Few things are certain in triathlon, and while it may have seemed more than likely Team Europe would retain their Collins Cup trophy, nothing was certain until Gustav Iden crossed the line to clinch the points that secured victory for his side.
His race, as with those from so many of his fellow Europeans, was brutally efficient, sensationally executed and all-but-decided from the moment they exited the water.
“It was good,” Iden said, assessing his race. “I’m not used to leading the swim, but I actually had to do that today so that was pretty different for me.
“I tried to just break the morale of my two competitors from the start of the bike, so I opened pretty hard. Then the heavy wind really kicked off at the last part of the bike… but I made it to the finish line.”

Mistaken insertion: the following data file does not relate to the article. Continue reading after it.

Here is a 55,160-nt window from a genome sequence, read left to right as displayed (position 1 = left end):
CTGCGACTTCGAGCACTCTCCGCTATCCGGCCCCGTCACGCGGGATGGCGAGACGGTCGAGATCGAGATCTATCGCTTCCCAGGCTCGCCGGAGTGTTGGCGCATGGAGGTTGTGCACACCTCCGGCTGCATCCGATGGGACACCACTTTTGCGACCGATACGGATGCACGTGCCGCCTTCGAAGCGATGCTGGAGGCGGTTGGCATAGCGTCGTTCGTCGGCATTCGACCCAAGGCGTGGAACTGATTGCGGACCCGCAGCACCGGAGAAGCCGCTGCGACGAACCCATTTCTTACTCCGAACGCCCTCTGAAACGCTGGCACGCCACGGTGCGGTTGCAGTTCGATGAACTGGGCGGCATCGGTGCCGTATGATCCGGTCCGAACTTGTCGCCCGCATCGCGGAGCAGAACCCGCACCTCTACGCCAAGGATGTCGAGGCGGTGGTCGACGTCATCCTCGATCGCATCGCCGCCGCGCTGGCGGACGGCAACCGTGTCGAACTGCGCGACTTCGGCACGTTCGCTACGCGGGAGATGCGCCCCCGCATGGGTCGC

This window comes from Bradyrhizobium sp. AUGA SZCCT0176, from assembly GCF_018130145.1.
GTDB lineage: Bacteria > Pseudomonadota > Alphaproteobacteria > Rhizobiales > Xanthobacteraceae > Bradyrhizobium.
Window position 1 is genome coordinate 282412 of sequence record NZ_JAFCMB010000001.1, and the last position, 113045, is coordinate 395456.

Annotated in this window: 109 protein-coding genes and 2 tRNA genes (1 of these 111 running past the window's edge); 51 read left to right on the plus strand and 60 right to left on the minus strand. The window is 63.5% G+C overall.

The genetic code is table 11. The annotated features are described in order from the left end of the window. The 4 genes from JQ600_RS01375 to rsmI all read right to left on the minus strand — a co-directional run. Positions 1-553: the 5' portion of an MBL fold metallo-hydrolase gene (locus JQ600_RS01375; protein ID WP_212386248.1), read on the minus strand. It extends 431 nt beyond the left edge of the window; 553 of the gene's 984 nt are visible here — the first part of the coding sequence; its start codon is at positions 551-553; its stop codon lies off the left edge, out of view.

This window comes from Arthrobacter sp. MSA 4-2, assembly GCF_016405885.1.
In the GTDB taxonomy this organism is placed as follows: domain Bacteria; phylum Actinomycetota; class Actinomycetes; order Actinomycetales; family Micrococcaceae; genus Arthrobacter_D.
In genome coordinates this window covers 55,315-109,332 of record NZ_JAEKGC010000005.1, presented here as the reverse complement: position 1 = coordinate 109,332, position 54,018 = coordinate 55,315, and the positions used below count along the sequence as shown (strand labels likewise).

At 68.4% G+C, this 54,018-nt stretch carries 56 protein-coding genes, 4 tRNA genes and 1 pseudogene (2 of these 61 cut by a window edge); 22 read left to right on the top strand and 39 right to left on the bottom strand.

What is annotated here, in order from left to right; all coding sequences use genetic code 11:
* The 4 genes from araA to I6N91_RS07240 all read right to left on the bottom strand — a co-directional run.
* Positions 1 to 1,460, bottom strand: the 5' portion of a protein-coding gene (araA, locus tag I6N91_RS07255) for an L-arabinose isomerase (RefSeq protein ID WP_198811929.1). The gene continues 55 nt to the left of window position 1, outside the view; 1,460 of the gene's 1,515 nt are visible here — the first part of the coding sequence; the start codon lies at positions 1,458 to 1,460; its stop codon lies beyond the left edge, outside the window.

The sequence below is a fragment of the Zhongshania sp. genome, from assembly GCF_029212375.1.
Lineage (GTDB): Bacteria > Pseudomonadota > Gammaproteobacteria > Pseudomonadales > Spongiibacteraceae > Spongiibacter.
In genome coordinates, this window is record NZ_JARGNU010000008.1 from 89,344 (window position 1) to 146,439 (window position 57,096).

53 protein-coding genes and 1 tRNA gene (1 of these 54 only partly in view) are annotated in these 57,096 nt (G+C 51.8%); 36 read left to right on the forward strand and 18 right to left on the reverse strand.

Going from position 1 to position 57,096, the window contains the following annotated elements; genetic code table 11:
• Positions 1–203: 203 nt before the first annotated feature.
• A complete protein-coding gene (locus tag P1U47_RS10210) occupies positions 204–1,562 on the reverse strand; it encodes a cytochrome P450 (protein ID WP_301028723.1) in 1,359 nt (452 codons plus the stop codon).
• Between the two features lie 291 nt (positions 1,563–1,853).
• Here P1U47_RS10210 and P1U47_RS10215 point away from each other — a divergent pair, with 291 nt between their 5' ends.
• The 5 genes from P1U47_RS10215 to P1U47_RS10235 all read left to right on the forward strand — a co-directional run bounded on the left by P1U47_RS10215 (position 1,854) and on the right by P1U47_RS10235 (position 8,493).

Iden and Europe’s imminent glory was something he had openly flaunted. While others may be cautious to tempt fates in such a manner, Iden oozes the confidence of a competitor who feels that he is in full control of his destiny, rather than the other way around.
“I said before the start that I guessed my six points will get the trophy,” he said. “Here we are now with Team Europe as the winner once again. Congrats to Europe!”
And, while he may have been grasping a European flag as he crossed the finish line, Iden’s performance also had something to do with the other side of the world.
His now-lucky race cap comes all the way from Taiwan by way of Japan, found discarded on a Tokyo street and bearing the name of Shunze Temple in Taiwan.
“So far no one has been able to break the lucky hat,” he smiled. “We’ll see how far it can go.”